If you were to check both the teams Man to Man, India would probably win hands down. Clarke seems to be the only batsman in form but Ponting, Hussey and Watson are not people to take lightly. Bowling wise, Australia is definitely weakened with the absence of both Mitchell Johnson and Cummins. Johnson always had the ability to take wickets in groups something which Australia would sorely miss. James Pattinson would probably be the person who will support Siddle in the fast bowling department. He performed admirably against NZ, moving the ball both ways in helpful conditions. In the spinning department, I doubt if Lyon has the credentials to trouble the Indian Batsmen. He does give the ball a good tweak but turning it a long way won’t get him too many wickets. He has got to develop variations to sow doubts in the minds of the Indians.

Overall, you do get the feel that this could be India’s series to lose but you can never underestimate the Aussies. A good start by India at Melbourne would set the stage for a wonderful series. The key factor in the series would be India’s bowling which needs to take 20 wickets. We have the required firepower but planning and execution could be the difference between a win and loss. My prediction, India to win 2-1 and Sachin to get his elusive hundred at the Sydney Test.

Wednesday, December 7, 2011

Why this Kolaveri (F)DI?

“1 kilo onions do” (Give me a Kilo of Onions). The neighbourhood sabjiwala from Kerala was busy gathering vegetables when he asked me, “Bhaiyya, ye FDI kya hota hai?” (Brother, What is this FDI?). Surprised I turned towards him; Not that I was astonished at the question but why me? Does he know I am an “yum-bee-ay”? Anyways I started explaining to him what FDI means and how it works. After I finished my rumbling, as if I was pitching to a client, he nodded with a smile in an assuring manner. He asked “Mere dost bolte hain ki agar bahar ke log aayenge tho humara nuksaan hoga. Who log bade bade dukaan kholenge aur yahan ke IT log sab wahi challenge. Phir humara kya hoga. Aapko kya lagta hai?” (My friends tell me that FDI would mean that foreigners would open up big outlets and drive away us small retailers. All the IT people would start going there, then what would happen to us?) This piece of conversation got my brain cells in overdrive as I started to think about how an ordinary Indian will convince one of his own as to the benefits of this move. Now I know why they say sitting in power is tough. Even a good deed needs convincing. Sometimes even educated people don’t see the benefits. It’s the change philosophy. No one likes it even if it means life becomes easier and better.

Let us first understand what Retail really is. It’s a medium of distribution which reaches right to the customer’s doorstep. Thanks to small time Kirana shops, you don’t really have to walk more than 100m to reach the nearest shop. So convenient and easy. The major point of opposition to the FDI bill is that they would send the mom and pop stores to oblivion. Let us not complicate the answer to this by saying FDI would improve Supply Chains, Reduce food wastage etc…The most important thing to understand is the psyche of the Indian customer. We are simple, lazy people. We love the options of home delivery. Isn’t this why Domino’s is so successful in India. Even if Walmart were to sell things 20% cheaper, we would still prefer the nearby Kirana which will offer us a home delivery. The neighbourhood shop would also treat you with respect and remind you if you forget to buy something. He probably knows your home needs better than you do. We are not the type of people who will make a list and plan our shopping. We are impulsive buyers; we buy things as and when we remember or see them. When was the last time your family bought your monthly groceries all at once. It is so easy for mothers to just step put of the house and find the nearest sabjiwala. Sometimes he might come in front of your house with his rhythmic screams, “Tamatar, Aloo, Bhindi..” Who wouldn’t buy from him?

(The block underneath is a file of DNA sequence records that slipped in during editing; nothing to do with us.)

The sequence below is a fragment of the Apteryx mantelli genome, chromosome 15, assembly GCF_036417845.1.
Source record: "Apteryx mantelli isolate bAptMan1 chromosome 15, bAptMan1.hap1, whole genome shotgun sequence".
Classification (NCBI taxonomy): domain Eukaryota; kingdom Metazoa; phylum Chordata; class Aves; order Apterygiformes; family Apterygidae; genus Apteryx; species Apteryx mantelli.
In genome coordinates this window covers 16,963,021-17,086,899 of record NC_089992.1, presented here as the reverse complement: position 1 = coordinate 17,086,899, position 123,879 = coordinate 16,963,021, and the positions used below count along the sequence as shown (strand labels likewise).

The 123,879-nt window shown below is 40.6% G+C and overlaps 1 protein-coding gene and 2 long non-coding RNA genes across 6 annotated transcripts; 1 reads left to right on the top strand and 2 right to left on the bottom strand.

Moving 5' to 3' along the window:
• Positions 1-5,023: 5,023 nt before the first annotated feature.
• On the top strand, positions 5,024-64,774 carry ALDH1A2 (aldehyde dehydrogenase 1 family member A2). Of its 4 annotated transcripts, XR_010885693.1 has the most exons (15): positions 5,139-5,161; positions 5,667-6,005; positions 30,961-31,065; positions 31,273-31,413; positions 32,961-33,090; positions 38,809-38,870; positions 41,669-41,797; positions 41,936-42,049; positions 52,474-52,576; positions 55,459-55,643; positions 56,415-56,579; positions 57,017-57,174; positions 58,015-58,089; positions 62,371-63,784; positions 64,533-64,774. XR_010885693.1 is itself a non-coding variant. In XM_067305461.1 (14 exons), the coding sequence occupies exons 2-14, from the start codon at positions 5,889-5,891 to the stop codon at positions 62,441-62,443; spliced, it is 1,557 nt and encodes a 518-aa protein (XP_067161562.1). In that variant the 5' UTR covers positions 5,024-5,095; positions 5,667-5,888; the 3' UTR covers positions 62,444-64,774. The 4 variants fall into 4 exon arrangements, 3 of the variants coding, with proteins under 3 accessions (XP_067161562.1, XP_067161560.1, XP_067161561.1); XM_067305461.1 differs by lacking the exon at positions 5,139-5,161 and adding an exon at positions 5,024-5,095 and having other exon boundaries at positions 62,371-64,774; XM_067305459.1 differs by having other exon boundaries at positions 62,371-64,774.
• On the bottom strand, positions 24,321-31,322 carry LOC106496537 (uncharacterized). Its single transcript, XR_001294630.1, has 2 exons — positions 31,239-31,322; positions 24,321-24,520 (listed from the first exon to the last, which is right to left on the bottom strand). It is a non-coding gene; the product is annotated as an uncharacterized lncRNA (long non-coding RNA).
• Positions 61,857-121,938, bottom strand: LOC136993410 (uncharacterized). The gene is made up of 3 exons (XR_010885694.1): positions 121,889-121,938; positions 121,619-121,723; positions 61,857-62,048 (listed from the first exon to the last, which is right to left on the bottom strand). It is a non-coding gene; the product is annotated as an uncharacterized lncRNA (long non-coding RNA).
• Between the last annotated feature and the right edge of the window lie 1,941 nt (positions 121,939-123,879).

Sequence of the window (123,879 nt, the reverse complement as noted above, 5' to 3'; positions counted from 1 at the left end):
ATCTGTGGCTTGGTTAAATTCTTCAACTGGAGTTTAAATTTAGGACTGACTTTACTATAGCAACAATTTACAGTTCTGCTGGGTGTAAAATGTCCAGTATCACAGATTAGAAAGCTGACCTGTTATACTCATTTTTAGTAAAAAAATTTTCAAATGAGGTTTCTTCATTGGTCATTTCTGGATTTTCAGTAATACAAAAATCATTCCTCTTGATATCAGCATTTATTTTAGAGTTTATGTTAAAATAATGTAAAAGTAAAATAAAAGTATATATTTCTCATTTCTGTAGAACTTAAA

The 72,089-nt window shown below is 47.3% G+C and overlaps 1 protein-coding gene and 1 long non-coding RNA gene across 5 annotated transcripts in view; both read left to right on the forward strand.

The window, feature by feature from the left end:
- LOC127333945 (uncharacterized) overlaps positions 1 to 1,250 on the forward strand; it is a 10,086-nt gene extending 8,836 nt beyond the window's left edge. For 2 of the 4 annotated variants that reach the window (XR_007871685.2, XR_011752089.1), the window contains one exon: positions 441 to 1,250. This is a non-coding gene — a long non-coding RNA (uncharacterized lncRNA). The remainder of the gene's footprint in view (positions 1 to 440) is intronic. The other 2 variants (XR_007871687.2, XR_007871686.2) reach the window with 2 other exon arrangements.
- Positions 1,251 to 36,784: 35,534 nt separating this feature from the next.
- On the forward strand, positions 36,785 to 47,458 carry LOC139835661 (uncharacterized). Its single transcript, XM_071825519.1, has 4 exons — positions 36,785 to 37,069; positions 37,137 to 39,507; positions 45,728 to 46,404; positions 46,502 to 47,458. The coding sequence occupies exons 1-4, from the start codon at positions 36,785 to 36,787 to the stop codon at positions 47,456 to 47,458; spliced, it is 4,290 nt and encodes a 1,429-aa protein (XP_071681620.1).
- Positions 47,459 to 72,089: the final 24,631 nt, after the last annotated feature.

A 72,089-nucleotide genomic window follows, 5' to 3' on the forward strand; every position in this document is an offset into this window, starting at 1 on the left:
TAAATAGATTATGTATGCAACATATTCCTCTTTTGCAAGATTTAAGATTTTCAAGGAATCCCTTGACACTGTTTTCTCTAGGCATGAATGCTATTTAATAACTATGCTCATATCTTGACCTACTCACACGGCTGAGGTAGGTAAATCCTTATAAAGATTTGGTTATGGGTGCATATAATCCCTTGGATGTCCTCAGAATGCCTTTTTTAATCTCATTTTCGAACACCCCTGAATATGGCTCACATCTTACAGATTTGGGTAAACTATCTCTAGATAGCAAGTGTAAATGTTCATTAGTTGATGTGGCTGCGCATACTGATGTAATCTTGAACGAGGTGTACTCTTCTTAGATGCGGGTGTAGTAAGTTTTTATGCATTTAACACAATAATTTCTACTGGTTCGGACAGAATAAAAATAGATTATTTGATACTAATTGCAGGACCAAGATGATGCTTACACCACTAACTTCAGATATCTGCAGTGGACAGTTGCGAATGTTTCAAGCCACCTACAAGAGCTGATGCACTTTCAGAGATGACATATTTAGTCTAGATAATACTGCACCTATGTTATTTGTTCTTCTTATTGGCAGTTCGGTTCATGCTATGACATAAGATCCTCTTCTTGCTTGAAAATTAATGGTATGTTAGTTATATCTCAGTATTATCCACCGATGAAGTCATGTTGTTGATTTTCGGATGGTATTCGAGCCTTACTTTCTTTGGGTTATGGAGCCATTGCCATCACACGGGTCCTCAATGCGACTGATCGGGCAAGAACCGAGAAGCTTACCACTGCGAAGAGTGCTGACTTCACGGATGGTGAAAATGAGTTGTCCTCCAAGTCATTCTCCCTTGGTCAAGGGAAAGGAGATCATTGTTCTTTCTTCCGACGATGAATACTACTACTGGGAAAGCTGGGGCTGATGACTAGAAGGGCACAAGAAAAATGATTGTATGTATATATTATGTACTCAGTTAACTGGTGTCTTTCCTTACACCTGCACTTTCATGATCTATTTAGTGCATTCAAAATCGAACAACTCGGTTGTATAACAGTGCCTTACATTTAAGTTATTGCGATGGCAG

Taking the case of a city like Bangalore, Walmart would open at the most 2 or 3 shops, somewhere in the outskirts where real estate is cheap and in plenty. In MBA they always talk about value added to the customer. The value you get from a Walmart is basically cheaper goods. Quality is something which I believe would be the same throughout. The pains which you would take to commute to the shop, then carry all those bags back might just equal the return you get. Once you come back, you realize you have forgotten something. Nothing worse than that.

The point is there is nothing wrong in giving more options to the consumer. Its always better for us to have everything under one roof. Its easier to find stuff and plan. Since the big chains source directly from the botton of the supply chain, the prices you get would be better and in order to maintain the quality there would be improvement in the logistics aspect. WSJ once reported that nearly 30% of the country's fruits and vegetables perish due to a lack of cold-storage facilities, while thousands of tons of food-grain spoil in ill-equipped warehouses. A collosal waste for a developing country like ours. Foreign players would definitely solve this problem leading to lesser wastages and better prices for farmers. The elimination of middlemen would reduce jobs is another argument against FDI. Although this is true, but these people can venture into other areas which would open up due to FDI. There would be a large scale requirement of Warehouses, Material Handling Equipment, Transportation vehicles etc… Each store would employ by the thousands as they would be needed for billing, guiding customers, movement of goods, back end operations, accounting etc… All in all this is a win win situation for the country. If anyone has any doubts then they need to remember the effect which Retail chain like Food World, Reliance Fresh etc… had on the Indian Retail scenario. No one lost their jobs or no kiranas closed due to this.

Like we enjoy the benefits of KFC, Pizza Hut, etc… in India, let us also open up in retail. This is a move in the right direction and the benefits far accrue the losses. As for my sabjiwala, he says, “Bhaiyya, aap tho mere paas hi aayenge na” with a smile.